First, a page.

Georgia Democrats in the state House of Representatives on Wednesday stood together to denounce Gov. Brian Kemp’s health care proposal to deal with poor and middle-class Georgians struggling with health care costs.
At a press conference called on the steps inside the state Capitol, they said the bill falls short of a cheaper, stronger, faster solution the state ought to enact but hasn’t because of Republican ideology.
The bill would give the governor broad powers to shape a couple of health care programs for the state. He would ask the federal government to waive its standard national rules in order to create a program tailored to Georgia, so it’s called a “waiver.” Some states have received waivers to expand Medicaid to parts of their uninsured poor populations.
The Democrats say the state is being asked to spend $1 million and wait years to develop a state-specific waiver when what it should really do is just expand Medicaid to the whole population that’s eligible for it under the Affordable Care Act, from those without any income up to those who make 138 percent of the poverty level. That’s about $16,000 a year for a single individual.
Nonprofit groups have estimated that expanding Medicaid could insure 300,000 to 600,000 Georgians.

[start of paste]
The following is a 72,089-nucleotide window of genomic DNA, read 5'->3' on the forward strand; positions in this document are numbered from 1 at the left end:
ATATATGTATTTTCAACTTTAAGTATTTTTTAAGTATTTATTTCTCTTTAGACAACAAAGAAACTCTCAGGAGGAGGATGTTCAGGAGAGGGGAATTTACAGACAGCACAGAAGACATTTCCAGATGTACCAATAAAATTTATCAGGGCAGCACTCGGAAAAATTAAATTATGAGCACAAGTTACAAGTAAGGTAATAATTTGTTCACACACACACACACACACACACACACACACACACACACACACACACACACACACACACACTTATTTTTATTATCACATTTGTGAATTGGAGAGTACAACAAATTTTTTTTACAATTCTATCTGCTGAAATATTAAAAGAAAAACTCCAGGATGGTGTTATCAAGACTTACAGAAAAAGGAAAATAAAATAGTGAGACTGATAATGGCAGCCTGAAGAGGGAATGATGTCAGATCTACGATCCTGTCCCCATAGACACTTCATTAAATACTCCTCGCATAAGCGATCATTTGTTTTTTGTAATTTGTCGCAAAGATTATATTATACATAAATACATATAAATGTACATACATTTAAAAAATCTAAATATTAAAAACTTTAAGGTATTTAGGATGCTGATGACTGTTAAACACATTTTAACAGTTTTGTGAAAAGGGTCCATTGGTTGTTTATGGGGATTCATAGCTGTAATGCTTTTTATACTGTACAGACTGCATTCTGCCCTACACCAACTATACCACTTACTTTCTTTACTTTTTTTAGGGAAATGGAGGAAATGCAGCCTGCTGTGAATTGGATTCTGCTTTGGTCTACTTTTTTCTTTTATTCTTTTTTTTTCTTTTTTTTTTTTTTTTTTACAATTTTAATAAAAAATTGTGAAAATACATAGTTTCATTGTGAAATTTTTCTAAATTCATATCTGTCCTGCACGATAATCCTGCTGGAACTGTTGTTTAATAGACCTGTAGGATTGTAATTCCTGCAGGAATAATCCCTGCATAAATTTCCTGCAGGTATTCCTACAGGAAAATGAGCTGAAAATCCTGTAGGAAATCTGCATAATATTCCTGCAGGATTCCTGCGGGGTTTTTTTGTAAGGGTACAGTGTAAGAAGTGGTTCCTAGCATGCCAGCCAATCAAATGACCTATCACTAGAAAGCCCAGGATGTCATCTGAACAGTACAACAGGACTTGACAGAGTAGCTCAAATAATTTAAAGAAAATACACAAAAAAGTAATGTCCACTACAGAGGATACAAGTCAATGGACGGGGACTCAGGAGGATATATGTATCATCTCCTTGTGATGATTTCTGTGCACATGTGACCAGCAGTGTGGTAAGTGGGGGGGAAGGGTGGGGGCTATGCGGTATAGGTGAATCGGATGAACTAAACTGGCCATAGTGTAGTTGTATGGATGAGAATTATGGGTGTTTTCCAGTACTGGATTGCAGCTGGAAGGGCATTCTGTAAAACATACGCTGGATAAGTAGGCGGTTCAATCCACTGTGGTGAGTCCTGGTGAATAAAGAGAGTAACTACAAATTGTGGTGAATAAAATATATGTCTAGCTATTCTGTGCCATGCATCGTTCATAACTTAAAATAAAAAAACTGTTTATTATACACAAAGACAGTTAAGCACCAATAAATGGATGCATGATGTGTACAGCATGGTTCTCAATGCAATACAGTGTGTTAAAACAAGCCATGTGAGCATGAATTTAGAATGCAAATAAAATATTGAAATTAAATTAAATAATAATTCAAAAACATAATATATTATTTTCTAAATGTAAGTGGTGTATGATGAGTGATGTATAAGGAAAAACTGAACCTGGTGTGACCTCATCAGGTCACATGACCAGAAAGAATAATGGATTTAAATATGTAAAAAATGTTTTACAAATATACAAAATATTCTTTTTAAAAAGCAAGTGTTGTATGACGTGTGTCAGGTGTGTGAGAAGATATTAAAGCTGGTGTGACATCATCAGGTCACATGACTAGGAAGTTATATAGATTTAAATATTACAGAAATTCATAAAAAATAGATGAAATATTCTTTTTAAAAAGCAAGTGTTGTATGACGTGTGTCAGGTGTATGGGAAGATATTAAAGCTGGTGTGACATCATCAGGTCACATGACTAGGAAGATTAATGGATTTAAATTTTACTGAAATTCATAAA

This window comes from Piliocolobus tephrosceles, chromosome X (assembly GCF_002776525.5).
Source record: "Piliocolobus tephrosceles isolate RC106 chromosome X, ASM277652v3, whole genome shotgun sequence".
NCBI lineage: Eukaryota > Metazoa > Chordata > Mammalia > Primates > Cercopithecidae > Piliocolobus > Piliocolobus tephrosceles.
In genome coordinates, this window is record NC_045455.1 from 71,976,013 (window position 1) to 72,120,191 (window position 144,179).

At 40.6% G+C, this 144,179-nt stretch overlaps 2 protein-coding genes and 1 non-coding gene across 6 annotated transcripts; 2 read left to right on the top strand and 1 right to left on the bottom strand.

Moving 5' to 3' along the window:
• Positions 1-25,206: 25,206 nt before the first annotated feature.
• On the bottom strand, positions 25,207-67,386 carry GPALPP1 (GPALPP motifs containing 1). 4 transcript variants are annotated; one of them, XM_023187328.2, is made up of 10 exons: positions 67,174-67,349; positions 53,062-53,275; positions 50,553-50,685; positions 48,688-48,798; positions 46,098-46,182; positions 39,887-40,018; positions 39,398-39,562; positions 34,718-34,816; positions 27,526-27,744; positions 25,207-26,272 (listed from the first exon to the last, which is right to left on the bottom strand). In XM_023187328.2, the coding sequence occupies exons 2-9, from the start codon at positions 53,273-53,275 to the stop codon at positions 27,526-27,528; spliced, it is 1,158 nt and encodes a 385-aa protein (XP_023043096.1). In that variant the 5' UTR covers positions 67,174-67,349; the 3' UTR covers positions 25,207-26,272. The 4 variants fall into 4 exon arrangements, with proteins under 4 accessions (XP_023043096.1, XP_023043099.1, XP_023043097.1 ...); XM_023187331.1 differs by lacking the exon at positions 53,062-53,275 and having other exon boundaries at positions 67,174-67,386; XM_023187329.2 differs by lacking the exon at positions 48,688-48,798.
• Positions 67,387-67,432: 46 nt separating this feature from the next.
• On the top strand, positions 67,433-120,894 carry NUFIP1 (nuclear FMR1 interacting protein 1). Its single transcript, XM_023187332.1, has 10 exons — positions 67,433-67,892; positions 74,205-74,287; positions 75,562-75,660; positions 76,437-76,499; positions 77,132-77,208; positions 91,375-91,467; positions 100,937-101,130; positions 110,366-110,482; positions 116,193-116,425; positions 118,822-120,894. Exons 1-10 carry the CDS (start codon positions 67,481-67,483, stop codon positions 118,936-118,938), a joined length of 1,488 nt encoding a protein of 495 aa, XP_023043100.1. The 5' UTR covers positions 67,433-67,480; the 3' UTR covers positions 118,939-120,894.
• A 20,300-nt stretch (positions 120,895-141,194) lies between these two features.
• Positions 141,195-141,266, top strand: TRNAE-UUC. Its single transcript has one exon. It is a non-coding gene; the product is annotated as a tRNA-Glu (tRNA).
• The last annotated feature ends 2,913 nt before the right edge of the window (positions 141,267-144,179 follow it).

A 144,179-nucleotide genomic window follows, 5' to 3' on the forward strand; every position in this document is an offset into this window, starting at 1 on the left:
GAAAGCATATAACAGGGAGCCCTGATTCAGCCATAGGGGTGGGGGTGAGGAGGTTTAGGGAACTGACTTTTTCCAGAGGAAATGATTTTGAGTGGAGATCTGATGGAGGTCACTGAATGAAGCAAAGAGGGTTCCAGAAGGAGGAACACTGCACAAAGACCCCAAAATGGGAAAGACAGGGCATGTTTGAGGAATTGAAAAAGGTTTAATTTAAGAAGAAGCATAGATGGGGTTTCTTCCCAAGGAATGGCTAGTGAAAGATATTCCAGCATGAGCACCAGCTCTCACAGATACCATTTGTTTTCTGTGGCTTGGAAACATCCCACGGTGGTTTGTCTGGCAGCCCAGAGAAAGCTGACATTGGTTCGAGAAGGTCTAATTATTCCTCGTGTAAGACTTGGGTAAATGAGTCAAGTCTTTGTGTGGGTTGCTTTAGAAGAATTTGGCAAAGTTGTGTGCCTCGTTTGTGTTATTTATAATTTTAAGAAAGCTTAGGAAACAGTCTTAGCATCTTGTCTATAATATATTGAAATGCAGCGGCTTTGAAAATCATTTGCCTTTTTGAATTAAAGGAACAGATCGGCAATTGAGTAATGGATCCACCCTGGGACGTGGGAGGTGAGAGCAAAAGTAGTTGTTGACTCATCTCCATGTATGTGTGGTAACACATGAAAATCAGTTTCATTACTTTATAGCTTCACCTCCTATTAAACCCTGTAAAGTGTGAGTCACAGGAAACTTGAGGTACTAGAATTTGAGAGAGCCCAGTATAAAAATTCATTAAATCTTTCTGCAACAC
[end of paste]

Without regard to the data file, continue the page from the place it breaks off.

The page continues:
One of the few limits the bill has written into it is that the state would not go all the way to 138 percent of the poverty level, but would only give the governor the power to propose covering the population up to 100 percent of the poverty level.
Stopping short at 100 percent of the poverty level might also mean that the federal government declines to give Georgia the special 90 percent level of federal matching funds that is reserved for states that expand Medicaid. The federal government matches regular Medicaid funds for Georgia at 67 percent.
State Rep. James Beverly, the House Minority Caucus chairman and a Democrat from Macon, said after the press conference that “I think people get stuck in their ideology and can’t throw it loose.” He said Kemp is “a great guy” with the wrong policy.
SB 106 flew through a Senate committee Tuesday. Should it pass the Senate, it may have a tougher time in the House.
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